David Cameron has made an emotional plea to the people of Scotland to reject independence, telling them that the UK was not just “any old country” and that millions of people would be “utterly heartbroken” if it was broken up.
Speaking in Aberdeen, Mr Cameron argued that separation would mean a new currency for Scotland, families separated, pensions sliced up and a border created with England. He said a Scottish exit from the Union would be like “painstakingly building a home – and then walking out the door and throwing away the keys”.
Mr Cameron also struck a note of passion that has been absent from much of the No campaign: “I speak for millions of people across England, Wales and Northern Ireland – and many in Scotland, too – who would be utterly heartbroken by the break-up of the United Kingdom, utterly heartbroken to wake up on Friday morning to the end of the country we love.”
He said the vote would be irreversible, adding: “Independence would not be a trial separation. It would be a painful divorce.”
Tackling his party’s unpopularity in Scotland, he warned of the perils of a protest vote on Thursday. “If you don’t like me, I won’t be here for ever. If you don’t like this government, it won’t last for ever. But if you leave the UK, it will be for ever,” he said.
Mr Cameron also paid lavish tribute to Scots’ contribution to the “greatest example of democracy the world has ever known”, insisting the country had “only become Great Britain because of the greatness of Scotland”.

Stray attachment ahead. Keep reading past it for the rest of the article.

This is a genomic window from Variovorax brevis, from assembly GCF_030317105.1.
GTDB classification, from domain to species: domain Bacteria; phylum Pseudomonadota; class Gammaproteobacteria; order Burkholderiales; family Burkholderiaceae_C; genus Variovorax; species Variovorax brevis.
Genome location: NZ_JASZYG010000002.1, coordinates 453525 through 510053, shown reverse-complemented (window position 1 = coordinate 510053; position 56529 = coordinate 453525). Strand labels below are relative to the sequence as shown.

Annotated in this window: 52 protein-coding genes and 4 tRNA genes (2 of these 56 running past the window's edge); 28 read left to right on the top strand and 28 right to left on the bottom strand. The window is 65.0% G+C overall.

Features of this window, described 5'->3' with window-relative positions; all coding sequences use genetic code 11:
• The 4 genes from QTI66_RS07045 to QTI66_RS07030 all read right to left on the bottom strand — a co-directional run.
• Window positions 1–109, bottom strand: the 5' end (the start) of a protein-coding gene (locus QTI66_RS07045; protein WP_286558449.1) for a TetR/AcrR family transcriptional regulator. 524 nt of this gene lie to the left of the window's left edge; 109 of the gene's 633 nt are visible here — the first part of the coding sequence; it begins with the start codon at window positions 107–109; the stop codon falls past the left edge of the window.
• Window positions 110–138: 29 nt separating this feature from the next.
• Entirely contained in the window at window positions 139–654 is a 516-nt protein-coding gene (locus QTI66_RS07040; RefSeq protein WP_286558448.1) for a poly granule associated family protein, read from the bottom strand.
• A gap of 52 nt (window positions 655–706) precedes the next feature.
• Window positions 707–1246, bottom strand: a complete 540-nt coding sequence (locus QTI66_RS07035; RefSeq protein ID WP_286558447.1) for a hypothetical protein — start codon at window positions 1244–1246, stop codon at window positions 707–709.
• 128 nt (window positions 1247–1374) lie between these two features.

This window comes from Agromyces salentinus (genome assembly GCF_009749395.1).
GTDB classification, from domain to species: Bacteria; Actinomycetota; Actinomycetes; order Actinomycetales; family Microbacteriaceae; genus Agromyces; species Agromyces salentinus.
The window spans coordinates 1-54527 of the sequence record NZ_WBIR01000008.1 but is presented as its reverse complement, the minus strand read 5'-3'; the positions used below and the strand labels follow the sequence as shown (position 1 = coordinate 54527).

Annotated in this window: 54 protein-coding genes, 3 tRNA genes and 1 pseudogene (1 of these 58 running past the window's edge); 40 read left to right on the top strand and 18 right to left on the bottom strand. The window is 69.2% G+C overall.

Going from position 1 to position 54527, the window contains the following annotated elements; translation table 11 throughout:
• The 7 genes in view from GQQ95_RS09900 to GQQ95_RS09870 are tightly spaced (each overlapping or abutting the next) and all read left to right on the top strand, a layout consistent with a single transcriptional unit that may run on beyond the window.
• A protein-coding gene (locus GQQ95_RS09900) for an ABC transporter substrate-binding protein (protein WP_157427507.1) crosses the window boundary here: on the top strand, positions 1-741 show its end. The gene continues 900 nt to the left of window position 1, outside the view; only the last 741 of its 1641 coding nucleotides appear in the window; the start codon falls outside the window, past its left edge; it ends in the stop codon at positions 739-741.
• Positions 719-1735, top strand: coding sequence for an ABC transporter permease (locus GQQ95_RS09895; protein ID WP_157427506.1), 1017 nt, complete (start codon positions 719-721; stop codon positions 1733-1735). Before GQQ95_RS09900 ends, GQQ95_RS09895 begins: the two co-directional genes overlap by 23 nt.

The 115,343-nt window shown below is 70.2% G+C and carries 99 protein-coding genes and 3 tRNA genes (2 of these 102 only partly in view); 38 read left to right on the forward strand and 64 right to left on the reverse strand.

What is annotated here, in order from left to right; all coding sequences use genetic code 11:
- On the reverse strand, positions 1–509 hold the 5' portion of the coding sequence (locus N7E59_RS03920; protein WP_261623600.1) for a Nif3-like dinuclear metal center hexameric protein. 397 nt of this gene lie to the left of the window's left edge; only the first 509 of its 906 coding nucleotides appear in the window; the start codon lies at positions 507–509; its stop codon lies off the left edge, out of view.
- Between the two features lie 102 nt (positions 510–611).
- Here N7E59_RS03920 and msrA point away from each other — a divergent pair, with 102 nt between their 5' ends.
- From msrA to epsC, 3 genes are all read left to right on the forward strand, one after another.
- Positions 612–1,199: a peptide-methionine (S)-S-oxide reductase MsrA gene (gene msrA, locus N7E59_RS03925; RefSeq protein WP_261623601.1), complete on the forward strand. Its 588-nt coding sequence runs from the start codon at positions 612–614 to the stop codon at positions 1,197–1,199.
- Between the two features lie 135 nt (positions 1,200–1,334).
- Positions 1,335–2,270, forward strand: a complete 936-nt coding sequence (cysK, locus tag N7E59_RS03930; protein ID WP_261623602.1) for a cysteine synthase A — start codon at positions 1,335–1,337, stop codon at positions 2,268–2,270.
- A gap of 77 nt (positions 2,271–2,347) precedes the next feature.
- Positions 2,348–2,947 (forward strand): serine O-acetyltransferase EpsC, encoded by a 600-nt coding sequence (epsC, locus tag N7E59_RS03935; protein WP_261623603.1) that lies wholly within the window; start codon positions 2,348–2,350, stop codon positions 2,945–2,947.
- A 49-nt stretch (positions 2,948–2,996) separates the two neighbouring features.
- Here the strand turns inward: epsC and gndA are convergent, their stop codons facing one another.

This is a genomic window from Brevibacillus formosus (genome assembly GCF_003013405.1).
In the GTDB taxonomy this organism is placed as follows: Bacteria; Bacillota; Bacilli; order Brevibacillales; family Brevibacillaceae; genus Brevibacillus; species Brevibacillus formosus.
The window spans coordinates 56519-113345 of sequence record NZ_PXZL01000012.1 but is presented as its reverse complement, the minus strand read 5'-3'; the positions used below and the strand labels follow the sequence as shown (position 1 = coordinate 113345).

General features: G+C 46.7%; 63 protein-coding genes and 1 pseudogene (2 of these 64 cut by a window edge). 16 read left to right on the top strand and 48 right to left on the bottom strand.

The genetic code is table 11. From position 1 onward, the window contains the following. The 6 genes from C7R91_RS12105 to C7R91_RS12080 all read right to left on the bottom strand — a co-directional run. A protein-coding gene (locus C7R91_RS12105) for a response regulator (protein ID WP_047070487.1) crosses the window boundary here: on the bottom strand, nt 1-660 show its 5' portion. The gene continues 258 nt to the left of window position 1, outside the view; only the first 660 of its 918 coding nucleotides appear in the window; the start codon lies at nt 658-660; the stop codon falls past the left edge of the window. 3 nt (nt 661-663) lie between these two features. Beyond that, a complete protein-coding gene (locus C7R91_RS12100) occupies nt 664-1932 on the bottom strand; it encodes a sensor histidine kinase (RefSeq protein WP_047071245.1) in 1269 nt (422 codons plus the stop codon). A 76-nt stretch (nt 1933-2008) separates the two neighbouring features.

Scottish independence: What will happen to key British institutions?
Scottish independence: What will happen to key British institutions?
1/7 The 2015 General Election
If it votes for independence, Scotland won’t leave the union until 2016 meaning, under current arrangements, that if Scots decide to go it alone they will still vote in the 2015 general election. The possibility of Scotland swinging the vote in favour of the government with which it will negotiate their independence has led some to call for the elections to be delayed. Downing Street has said, however, that it has no plans to postpone the election despite claims a yes vote could lead to a constitutional crisis.
2/7 The NHS
Alex Salmond has said a Yes vote in the referendum is the only way to save Scotland’s National Health Service. This claim was undermined, however, yesterday when research published by the Institute for Fiscal Studies determined that Scotland’s devolved government spent less in real terms on its health service than England. Despite this, the splitting up of the NHS would be more straightforward than other institutions, as it is already managed from Holyrood.
3/7 The BBC
The Licence fee in Scotland currently raises around £230m which the Yes campaign says it would use, along with the assets of BBC Scotland, to create a Scottish Broadcasting Service or SBS. It says the SBS would continue to provide original content to the BBC and Scotland would receive access to all current programming, including BBC1, BBC2 and national radio stations. The government has said since February that an independent Scotland would lose any automatic rights to BBC programming.
4/7 The Pound